New dairy barn enhances Ferguson Family Dairy Center at OSU

Oklahoma State University hosted a grand opening celebration for its upgraded dairy facility April 5 in Stillwater. 

The Ferguson Family Dairy Center was completed in December 2017 and the free-stall barn houses space for Insentec-system cattle feeding stalls, a maternity area and a data room. The Insentec system records daily feed and water intake by individual cows, allowing for research possibilities undertaken by faculty, staff and students that was not possible in the old facilities.

The additions and renovations began with a 2016 contribution from the Ferguson Family Foundation by committing $2 million to construct the state-of-the-art free stall barn.

“We’ve been celebrating a lot of facilities around here,” OSU President Burns Hargis said. “This is really a legendary program we have here and to have a state of the art facility like this is going to perpetuate the excellence we have in dairy education.

Also part of the upgrade is the Helms Hall student housing. Hargis appreciates the expansion of the dairy facilities and how it will help the program.

“It really begins the next chapter for another rich 100 years,” he said. “The outstanding students we have here are able to participate in a state-of-the-art facility.”

Larry and Kayleen Ferguson made the upgrades and additions to the dairy facility possible. The couple met while working at the OSU Dairy Center in 1975. Larry, an OSU alumnus, is now the former president and CEO of Schreiber Foods. Kayleen’s parents also attended OSU and worked at the center. The new student housing, Helms Hall, was named for her parents, Kenneth and Kathleen. Her father earned a dairy science degree from OSU and both earned education master’s degrees from the university. 

“The dairy industry is in my blood,” he said. “I grew up on a dairy farm, and dairies have been in my family all my life. It’s a special thing."

Larry talked with dairy center herd manager David Jones 4 or 5 years ago and convinced him to visit with a dairy industry partner and the pair started “dreaming” about what the OSU program could be like.

“We fulfilled a little bit of our dream, but we’re not done dreaming,” Larry said. “I’d like to ask you to dream with us. We can make this even better and we’re on that road.” 

Kayleen appreciates the honor to her parents with the student resident hall.

“In their honor we want the students to have comfort as well as our ladies in the free-stall barn over here,” she said. “We’re honored. My mom is honored to have this hall, and like Larry said, let’s dream for the future and make this an even better place for students to learn and further agricultural science.”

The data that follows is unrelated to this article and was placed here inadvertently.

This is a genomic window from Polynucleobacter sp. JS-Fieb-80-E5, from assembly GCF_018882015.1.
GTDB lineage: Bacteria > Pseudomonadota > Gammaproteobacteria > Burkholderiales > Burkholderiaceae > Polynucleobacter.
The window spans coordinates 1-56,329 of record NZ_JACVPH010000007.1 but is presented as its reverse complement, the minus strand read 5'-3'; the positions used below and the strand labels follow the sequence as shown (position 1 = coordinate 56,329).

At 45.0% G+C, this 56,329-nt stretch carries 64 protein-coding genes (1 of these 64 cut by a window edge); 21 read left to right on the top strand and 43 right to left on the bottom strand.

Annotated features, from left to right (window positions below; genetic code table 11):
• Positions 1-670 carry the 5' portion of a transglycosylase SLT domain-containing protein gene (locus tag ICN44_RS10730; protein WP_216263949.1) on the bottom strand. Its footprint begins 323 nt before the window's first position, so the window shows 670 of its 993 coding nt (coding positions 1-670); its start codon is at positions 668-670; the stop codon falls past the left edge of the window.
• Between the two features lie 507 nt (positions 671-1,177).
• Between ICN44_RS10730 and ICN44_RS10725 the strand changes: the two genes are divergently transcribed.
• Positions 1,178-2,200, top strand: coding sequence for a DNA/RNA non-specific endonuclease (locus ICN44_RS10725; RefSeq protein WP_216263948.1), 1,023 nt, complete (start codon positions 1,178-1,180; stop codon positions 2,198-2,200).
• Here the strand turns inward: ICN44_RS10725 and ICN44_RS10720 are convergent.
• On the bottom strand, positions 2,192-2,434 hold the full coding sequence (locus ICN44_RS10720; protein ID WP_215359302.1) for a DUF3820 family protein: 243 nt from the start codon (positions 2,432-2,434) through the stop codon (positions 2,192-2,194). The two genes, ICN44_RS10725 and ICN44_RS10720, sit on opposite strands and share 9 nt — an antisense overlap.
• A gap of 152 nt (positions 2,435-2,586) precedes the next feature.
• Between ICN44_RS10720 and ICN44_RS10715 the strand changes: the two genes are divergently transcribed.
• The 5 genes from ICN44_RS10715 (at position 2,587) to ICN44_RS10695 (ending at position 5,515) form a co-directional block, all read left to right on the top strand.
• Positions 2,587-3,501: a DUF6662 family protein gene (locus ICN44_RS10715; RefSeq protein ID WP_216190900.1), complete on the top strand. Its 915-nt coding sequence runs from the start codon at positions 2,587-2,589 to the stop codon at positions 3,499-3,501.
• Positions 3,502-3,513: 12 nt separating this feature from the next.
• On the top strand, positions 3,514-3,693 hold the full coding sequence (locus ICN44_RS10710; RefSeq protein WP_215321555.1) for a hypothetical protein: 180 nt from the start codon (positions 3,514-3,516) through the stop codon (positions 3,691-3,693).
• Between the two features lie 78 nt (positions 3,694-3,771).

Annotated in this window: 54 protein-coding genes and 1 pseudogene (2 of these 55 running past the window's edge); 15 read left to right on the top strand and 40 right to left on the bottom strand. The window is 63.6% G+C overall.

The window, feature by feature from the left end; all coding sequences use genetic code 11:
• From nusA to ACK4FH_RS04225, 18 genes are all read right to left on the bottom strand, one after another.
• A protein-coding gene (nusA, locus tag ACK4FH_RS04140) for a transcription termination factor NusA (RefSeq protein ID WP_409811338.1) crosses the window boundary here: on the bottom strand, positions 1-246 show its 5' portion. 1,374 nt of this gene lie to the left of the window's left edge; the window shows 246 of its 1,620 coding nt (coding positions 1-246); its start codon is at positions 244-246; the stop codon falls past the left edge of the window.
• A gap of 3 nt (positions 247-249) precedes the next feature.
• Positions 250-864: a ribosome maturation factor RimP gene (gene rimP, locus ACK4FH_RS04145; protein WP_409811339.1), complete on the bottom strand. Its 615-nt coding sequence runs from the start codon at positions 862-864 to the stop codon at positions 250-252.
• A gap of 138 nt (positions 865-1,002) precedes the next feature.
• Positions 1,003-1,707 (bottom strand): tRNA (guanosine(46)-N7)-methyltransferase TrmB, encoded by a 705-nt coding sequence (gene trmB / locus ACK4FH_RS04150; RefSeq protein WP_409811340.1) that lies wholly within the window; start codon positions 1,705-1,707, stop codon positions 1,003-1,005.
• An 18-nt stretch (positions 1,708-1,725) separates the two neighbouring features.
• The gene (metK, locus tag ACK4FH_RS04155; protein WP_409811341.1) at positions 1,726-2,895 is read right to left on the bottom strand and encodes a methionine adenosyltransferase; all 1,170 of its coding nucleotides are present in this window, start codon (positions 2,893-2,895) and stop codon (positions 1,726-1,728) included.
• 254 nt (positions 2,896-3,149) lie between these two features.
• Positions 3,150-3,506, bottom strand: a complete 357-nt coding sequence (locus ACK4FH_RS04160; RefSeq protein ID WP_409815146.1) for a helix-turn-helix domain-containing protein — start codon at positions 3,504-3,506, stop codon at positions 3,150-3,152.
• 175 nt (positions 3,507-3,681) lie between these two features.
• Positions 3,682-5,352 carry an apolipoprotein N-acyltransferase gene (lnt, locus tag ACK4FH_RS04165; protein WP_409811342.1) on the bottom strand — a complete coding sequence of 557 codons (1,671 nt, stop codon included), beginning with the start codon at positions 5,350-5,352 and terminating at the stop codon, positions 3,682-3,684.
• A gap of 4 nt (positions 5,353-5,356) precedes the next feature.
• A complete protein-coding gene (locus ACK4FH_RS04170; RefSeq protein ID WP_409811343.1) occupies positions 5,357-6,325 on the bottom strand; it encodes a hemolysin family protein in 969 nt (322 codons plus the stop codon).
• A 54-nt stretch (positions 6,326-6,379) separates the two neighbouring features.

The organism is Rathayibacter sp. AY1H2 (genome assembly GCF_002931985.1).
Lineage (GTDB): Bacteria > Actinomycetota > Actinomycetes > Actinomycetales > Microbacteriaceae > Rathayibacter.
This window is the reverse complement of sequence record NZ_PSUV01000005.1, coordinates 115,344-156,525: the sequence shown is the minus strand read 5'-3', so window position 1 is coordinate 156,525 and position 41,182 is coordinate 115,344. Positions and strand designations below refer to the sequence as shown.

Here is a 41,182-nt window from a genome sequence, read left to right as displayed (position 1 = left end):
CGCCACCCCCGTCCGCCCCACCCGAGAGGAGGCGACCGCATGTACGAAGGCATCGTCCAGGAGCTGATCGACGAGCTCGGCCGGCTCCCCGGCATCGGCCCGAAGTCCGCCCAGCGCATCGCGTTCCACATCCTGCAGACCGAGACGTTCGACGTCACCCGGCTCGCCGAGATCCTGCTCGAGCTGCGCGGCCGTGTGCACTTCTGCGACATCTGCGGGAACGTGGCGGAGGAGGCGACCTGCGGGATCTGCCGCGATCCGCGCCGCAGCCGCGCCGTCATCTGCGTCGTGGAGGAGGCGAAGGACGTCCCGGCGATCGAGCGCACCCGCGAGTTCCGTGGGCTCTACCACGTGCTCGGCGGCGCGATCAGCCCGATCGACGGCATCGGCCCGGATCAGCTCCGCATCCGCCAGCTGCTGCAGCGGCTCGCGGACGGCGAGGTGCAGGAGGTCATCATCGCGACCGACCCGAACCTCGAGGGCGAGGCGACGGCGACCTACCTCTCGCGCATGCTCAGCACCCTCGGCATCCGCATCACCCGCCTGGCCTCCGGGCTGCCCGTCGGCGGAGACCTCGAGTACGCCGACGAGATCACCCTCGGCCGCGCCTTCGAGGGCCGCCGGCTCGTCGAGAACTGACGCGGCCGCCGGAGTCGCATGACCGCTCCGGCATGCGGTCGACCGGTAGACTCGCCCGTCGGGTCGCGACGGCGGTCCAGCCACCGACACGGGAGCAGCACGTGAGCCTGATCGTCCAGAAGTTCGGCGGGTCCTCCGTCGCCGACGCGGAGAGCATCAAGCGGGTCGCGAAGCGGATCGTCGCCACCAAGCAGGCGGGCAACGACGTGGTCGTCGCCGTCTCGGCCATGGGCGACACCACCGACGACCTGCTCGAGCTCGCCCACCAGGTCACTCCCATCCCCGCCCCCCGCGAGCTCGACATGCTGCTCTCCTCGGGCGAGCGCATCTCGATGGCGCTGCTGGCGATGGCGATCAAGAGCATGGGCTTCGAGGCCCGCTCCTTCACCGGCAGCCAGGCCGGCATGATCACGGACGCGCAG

Renovations to the center are expected to continue, Tom Coon, vice president of the university’s Division of Agricultural Sciences and Natural Resources, said. The Fergusons have challenged OSU to keep improving the dairy center. New equipment is being added to the existing milking parlor, which will expand research capabilities and capture individual milk weights by each animal. 

“We’re not going to rest on our laurels,” Coon said. “We’re not going to be satisfied that this is enough. We have more to do." 

In the coming months plans are to construct a visitors center that will have a robotic milker. Coon said there’s something “really attractive about a robotic milker” to visitors.

“It’s amazing to see the technology that’s been developed for the dairy industry,” he said. “The robots milk the cows and the robots know the cow.”

Radio frequency ID tags will be worn by the cows and will communicate with software that tracks milk production. Students will train on the same type of equipment they will use upon entering the dairy industry.

The Fergusons are serious about making OSU a national leader in the dairy industry and Coon is committed as well.

Sign up for HPJ Insights

Our weekly newsletter delivers the latest news straight to your inbox including breaking news, our exclusive columns and much more.

“It’s going to be fun to be the leader—especially in the southwestern United States—that I really think Oklahoma State ought to be,” Coon said.

The new additions to the dairy center are also a great way to educate people about how food is produced, Coon said, especially when those who are not familiar with agriculture can go visit the cattle or even watch videos online of the cows lining up to get milked by the robot.

“To get kids excited about science, technology and engineering and mathematics—seeing how to tie that into something as fundamental as agriculture,” he said. “Of course in the process we hope to be very efficient in our production so we can help finance the operation as well.” 

Kylene Scott can be reached at [email protected] or 620-227-1804.